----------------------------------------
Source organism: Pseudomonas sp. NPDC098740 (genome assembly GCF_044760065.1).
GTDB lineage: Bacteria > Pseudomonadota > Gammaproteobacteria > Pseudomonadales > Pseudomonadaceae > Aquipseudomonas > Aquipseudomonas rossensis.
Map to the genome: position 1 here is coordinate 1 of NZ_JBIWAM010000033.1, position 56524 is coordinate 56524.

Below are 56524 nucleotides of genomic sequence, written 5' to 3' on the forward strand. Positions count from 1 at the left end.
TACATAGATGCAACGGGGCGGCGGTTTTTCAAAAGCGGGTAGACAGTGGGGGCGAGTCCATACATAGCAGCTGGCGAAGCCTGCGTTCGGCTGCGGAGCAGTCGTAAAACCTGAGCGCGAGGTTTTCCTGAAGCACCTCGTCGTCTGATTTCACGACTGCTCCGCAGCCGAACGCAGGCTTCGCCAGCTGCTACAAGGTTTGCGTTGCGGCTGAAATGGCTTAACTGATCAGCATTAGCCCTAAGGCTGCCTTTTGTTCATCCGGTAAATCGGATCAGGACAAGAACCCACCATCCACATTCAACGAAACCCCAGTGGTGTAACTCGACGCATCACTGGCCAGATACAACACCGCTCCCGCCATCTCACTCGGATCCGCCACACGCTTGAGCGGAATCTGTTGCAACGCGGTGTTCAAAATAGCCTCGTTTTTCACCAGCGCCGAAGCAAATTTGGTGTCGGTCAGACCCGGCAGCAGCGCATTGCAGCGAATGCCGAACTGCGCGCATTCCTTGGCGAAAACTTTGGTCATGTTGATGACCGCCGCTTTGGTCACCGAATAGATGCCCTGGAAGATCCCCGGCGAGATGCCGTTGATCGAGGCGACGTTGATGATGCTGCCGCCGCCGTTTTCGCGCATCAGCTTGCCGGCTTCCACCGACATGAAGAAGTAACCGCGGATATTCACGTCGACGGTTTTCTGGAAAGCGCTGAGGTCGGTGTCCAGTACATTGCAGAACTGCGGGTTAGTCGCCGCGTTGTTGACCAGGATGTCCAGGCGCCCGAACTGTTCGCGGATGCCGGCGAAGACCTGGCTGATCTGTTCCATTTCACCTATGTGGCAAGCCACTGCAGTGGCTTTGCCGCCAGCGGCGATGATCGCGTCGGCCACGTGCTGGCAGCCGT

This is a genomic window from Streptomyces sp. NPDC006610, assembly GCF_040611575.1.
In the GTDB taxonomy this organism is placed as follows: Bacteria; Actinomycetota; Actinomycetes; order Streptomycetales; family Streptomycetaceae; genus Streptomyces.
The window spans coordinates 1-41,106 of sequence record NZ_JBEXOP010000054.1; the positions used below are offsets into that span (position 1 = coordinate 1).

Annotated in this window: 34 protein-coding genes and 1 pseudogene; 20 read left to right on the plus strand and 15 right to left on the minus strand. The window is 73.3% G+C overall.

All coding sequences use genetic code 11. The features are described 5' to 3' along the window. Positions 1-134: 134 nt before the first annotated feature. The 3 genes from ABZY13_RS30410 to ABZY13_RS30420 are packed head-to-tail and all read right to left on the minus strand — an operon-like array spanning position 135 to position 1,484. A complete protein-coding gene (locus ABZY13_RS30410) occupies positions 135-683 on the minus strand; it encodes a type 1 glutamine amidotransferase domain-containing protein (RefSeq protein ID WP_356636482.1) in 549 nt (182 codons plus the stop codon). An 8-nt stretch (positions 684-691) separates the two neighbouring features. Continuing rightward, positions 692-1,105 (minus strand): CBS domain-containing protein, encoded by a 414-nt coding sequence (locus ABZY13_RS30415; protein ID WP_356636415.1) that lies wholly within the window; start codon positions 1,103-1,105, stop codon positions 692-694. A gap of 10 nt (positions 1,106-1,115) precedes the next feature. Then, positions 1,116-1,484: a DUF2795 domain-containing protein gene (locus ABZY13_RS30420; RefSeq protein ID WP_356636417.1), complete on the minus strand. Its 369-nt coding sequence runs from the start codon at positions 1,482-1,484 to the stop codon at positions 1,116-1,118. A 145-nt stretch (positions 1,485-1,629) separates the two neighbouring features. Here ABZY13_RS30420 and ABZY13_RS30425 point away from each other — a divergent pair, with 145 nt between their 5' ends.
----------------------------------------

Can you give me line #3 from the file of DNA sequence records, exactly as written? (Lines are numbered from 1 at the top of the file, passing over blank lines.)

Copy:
Map to the genome: position 1 here is coordinate 1 of NZ_JBIWAM010000033.1, position 56524 is coordinate 56524.